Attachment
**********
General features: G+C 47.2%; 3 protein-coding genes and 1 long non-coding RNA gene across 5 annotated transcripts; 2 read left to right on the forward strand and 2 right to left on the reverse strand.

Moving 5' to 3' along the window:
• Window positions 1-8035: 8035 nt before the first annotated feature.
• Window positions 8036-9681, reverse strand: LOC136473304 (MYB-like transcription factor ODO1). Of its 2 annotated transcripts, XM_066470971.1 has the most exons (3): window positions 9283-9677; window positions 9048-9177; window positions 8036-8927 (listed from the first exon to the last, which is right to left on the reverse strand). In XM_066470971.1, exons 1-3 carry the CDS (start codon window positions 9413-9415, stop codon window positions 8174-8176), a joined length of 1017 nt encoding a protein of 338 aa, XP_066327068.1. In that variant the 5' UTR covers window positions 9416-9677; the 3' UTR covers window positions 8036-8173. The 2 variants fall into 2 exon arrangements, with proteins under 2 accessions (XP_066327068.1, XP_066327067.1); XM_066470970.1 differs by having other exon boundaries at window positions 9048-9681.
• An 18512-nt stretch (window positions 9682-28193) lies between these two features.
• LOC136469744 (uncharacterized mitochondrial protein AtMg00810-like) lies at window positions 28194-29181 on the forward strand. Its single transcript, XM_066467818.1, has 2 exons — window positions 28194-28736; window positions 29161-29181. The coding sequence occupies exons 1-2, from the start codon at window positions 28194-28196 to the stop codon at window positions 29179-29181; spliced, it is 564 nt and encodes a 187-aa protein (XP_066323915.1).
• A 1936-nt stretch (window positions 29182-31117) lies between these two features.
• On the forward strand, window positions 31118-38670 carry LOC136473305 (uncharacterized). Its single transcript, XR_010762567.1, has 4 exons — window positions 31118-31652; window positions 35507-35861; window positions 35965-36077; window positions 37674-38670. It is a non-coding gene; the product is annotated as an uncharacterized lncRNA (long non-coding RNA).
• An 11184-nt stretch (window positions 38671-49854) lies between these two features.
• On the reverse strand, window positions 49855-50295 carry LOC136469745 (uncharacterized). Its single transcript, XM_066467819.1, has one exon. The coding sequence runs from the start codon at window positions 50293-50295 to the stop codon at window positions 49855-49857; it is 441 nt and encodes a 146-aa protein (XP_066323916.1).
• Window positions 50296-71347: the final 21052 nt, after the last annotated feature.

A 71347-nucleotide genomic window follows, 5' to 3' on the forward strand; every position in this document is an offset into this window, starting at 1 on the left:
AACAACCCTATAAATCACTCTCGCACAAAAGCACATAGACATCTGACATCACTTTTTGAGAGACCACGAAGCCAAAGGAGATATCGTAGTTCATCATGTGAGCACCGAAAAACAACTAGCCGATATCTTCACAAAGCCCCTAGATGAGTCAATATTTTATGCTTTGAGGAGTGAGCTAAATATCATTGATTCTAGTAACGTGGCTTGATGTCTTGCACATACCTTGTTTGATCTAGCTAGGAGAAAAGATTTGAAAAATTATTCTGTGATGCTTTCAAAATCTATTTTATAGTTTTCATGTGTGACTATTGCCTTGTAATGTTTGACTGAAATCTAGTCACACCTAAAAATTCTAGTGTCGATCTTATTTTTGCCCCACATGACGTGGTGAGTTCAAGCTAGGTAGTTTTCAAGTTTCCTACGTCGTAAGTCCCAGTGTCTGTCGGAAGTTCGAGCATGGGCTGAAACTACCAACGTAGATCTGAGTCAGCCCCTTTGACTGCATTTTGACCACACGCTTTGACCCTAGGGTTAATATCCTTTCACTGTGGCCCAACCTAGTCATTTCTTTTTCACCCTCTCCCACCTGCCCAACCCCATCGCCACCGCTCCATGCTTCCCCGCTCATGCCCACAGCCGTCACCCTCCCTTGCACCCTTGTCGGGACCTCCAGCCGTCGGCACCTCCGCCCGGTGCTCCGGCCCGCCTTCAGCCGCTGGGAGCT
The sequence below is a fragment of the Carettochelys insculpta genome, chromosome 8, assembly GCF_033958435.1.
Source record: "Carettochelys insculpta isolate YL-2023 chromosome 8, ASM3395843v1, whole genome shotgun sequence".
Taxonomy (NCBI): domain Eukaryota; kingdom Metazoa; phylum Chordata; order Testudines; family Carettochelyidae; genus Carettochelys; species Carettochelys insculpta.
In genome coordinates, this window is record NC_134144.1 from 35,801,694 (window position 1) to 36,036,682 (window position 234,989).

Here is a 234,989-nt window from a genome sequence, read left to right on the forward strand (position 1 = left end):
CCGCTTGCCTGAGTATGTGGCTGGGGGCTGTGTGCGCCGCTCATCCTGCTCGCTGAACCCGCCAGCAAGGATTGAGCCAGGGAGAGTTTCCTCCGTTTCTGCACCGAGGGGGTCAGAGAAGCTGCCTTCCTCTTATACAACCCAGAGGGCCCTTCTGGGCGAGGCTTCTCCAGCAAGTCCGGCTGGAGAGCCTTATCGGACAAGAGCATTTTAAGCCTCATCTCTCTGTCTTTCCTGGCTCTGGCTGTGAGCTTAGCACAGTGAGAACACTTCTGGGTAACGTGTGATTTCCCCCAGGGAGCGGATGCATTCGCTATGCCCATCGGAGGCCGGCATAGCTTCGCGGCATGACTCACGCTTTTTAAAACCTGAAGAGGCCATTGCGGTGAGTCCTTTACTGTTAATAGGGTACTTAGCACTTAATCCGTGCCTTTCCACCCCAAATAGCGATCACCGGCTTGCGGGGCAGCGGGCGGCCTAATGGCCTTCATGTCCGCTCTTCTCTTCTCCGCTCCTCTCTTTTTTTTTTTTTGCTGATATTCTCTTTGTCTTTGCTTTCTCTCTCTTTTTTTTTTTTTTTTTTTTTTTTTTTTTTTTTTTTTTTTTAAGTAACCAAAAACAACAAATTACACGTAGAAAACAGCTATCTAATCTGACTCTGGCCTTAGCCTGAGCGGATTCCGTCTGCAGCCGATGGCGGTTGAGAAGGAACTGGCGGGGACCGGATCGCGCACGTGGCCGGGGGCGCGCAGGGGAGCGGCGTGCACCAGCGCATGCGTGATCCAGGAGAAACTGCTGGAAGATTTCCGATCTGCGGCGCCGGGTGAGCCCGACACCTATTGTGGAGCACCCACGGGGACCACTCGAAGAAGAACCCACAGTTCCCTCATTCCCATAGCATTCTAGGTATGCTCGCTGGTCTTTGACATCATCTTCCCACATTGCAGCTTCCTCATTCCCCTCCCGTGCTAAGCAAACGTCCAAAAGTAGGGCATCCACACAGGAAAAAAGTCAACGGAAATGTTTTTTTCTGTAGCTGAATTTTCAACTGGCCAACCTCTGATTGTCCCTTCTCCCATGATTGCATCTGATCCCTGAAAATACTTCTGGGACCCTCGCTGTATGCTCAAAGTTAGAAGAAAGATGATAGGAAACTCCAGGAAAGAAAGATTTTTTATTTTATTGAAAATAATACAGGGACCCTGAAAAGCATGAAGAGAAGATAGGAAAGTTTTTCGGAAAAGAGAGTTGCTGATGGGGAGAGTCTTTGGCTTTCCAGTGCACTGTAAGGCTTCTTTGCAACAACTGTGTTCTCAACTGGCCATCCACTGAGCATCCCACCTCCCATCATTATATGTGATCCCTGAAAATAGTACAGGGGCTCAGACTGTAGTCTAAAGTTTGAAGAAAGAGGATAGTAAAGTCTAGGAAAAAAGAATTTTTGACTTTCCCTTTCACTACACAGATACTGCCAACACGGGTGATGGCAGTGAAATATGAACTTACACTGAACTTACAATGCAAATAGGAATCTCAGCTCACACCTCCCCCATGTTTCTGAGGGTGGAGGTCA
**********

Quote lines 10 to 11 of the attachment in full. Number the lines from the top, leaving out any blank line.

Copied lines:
• On the reverse strand, window positions 49855-50295 carry LOC136469745 (uncharacterized). Its single transcript, XM_066467819.1, has one exon. The coding sequence runs from the start codon at window positions 50293-50295 to the stop codon at window positions 49855-49857; it is 441 nt and encodes a 146-aa protein (XP_066323916.1).
• Window positions 50296-71347: the final 21052 nt, after the last annotated feature.